Several years ago, a buddy of mine demonstrated a 760 pumpmaster he had modified to substantially increase the velocity of the pellet leaving the barrell.
He was a real nerdy type of guy, and while sitting around in his bedroom smoking some...anyway, in Ottawa, he showed me his pellet rifle.
I wasn't too impressed, having been given the exact same model at the tender age of 7 by my dad at christmas, but he swore up and down that he had modified it to shoot almost as powerfully as a real gun.
I didn't believe him, but as it was his...um...tobacco we were smoking, I humored him.
So there I was, feeling pretty...um..."happy"...sitting on his bed with the tip of the barrel about four inches from my girlfriends left ear, with him sitting on the floor looking at his ...um....parsley plant growing under a floodlight in his bedroom.
I was absentmindedly fingering the trigger and saftey, when POW!!! and it went off.
My girlfriend stormed out almost in tears, and wouldn't have sex with me until about four days later when the ringing in her ear subsided and would'nt shut up about it for at least two weeks.
I didn't much care, but when the nerd and I went to investigate, we found that the pellet had gone through his bedroom wall, down the hallway, through the kitchen wall into the side of a cupboard, through the thin wooden cupboard door, and ended up putting a dent roughly the size and shape of a dogs nipple in the steel fume hood over his stove.
I beleived his claim of modifying the pellet gun after that boy!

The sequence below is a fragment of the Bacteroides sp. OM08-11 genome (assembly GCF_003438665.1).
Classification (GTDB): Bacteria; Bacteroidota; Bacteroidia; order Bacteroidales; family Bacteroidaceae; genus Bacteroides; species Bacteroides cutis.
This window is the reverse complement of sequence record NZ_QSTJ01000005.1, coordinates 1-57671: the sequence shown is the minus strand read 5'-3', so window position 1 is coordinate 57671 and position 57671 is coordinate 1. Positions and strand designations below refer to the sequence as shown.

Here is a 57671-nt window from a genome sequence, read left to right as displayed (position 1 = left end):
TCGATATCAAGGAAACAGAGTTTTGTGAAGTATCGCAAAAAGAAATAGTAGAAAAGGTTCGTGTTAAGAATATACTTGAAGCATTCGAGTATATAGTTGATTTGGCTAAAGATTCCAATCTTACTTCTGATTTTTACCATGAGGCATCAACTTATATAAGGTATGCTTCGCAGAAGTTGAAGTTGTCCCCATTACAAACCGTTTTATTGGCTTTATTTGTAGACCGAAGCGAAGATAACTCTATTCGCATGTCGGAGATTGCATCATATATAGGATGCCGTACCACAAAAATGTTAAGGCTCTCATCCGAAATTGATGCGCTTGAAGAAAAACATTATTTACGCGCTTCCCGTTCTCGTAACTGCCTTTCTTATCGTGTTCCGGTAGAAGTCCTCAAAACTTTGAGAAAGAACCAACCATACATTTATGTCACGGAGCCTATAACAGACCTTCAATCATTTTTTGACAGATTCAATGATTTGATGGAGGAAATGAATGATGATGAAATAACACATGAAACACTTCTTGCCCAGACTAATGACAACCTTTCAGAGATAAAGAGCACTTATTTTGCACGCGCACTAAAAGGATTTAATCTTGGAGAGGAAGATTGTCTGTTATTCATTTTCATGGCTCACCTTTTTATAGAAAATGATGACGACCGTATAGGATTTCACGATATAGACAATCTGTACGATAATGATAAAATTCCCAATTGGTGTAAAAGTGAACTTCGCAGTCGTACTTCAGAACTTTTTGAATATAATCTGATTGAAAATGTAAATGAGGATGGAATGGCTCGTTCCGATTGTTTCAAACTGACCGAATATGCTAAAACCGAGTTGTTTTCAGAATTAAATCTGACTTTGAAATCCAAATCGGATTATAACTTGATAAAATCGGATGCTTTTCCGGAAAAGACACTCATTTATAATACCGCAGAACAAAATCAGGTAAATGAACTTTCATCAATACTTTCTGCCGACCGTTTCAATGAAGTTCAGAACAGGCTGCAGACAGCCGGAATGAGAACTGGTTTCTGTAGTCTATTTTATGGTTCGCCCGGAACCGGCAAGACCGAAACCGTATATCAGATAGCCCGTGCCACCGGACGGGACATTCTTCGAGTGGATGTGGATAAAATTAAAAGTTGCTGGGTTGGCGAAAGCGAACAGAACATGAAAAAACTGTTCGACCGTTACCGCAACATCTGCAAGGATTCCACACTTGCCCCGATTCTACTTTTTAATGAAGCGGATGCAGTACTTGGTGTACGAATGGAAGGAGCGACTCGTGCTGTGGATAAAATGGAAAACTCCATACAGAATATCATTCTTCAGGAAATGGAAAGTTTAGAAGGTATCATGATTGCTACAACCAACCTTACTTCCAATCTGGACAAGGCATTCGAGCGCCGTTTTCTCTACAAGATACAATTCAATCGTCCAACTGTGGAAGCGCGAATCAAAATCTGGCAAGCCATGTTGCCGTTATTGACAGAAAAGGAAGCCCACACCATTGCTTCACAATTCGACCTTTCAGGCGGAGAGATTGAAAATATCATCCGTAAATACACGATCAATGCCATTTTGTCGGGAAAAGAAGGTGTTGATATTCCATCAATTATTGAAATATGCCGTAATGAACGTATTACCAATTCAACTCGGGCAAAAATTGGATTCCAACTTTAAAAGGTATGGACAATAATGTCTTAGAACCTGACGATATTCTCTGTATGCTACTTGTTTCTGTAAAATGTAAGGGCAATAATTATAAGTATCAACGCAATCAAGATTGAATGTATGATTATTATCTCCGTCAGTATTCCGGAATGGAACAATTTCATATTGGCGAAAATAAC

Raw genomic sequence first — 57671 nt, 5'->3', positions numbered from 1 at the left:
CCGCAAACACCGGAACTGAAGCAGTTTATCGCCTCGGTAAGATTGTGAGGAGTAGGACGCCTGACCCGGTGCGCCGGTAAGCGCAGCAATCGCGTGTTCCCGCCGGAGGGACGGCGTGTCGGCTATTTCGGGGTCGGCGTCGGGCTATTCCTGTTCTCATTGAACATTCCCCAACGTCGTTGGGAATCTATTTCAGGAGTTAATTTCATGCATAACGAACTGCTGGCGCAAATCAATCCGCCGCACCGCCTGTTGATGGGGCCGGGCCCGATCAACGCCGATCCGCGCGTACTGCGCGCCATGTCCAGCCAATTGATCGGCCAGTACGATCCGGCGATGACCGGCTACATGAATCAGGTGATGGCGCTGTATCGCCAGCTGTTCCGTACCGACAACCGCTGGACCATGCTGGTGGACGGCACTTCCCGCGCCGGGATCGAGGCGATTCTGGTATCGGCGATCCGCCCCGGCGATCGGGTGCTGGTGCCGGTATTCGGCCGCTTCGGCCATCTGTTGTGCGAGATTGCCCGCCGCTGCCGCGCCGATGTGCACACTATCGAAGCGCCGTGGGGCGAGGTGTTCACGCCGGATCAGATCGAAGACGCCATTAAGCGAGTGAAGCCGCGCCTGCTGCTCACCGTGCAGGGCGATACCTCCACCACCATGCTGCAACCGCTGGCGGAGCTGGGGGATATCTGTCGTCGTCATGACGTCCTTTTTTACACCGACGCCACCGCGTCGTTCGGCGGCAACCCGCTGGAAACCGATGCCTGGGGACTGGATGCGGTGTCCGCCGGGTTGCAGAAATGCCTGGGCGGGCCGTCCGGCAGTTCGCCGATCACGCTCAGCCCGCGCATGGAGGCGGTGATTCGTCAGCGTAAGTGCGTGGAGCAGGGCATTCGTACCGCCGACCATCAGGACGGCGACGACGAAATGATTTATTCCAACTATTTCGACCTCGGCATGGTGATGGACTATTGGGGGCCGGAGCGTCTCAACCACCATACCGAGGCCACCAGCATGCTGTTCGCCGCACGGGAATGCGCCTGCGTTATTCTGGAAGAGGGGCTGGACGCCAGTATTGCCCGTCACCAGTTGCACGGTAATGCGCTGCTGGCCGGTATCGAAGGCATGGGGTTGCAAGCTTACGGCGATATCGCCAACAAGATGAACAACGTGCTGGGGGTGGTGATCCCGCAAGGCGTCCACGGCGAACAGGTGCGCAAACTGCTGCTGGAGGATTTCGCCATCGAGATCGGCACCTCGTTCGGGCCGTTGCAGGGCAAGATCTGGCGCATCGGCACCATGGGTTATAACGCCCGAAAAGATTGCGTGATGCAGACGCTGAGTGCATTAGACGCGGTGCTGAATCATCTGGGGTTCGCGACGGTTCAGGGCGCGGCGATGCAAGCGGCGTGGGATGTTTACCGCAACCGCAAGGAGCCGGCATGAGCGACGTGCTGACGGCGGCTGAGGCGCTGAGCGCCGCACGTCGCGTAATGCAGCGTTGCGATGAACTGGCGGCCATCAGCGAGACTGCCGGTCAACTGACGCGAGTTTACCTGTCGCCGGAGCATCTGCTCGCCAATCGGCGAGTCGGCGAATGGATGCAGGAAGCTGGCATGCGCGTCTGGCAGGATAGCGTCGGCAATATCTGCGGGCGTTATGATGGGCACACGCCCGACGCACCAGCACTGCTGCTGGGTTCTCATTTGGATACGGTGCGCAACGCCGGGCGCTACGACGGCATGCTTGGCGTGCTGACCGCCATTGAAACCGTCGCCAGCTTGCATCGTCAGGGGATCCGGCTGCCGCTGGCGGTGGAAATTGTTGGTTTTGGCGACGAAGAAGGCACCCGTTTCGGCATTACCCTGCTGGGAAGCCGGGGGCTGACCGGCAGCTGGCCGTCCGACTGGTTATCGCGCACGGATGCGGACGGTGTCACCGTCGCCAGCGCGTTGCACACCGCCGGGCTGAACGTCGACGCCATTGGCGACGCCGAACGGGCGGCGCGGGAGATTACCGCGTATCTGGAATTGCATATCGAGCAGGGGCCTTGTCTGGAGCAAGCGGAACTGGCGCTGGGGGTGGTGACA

The problem is that I only vaguely recollect how to do it.
I guess all that um, "parsley" fogged up the old bean a little.
He said something about re-inforcing the waste valve. Something about putting the right size metal washer behind a rubber gasket.
Something about this rubber gasket limiting the pressure that the resevoir would hold and leaking(by design) after a certain limit was reached.
So that the number of pumps reached a point where the pressure wouldn't go any higher.
But he said that adding the metal washer increased the rigidity of the rubber gasket so that you could just keep pumping the damn thing up....and up....and up....etc.
He said that that little pellet I deafened my girlfriend with had over two hundred pumps behind it, after which time he got scared that the resevoir would burst in his hands and he quit pumping.
I've looked on the net and couldn't find anything about this procedure on the net though?
Is this secret gone forever with some idjit ten years in my past in eastern canada?
Because I sure am curious about that now that I've taken up airgunning as a hobby again at the ripe old age of 28.
(For academic and informational purposes only, of course)
Skillet (Login Skillet) Crosman Forum Member 188.8.131.52
Well, I have altered an old-style 760 for increased velocity...
July 22 2005, 9:40 AM
But after reading about your accident, I'm not sure I want to tell you!
The older-style 'blow-off valve' type 760 that I have was shooting about 530 fps, stock. It was also leaking pressure around the bolt when fired... the little blast of air was obvious and the stock bolt has no o-ring to seal it... I've seen this in the other, older 760 that I've fired as well.
I modded a Sheridan bolt to fit and altered the valve thus: I removed the aluminum spacer from the valve assy and replaced it with an extra valve spring (now you have TWO springs, end-to-end) this increases valve capacity.
Gun now does 570 with 10 pumps and continues to gather velocity up to 20 pumps, at which it manages 698 fps but at the expense of a harsher trigger pull.
I rarely pump it up to the max velocity, preferring to use this gun as a plinker.
Other mods include adding a chopped, rifled barrel (gun is VERY accurate now) and a little heat-shrink tubing over the trigger (acts like a shoe) to reduce felt trigger pull.
I can provide more details on the bolt mod for those who might be interested, but you will need access to a lathe, drill press and a torch for brazing. The end resilt is a bolt that seals properly.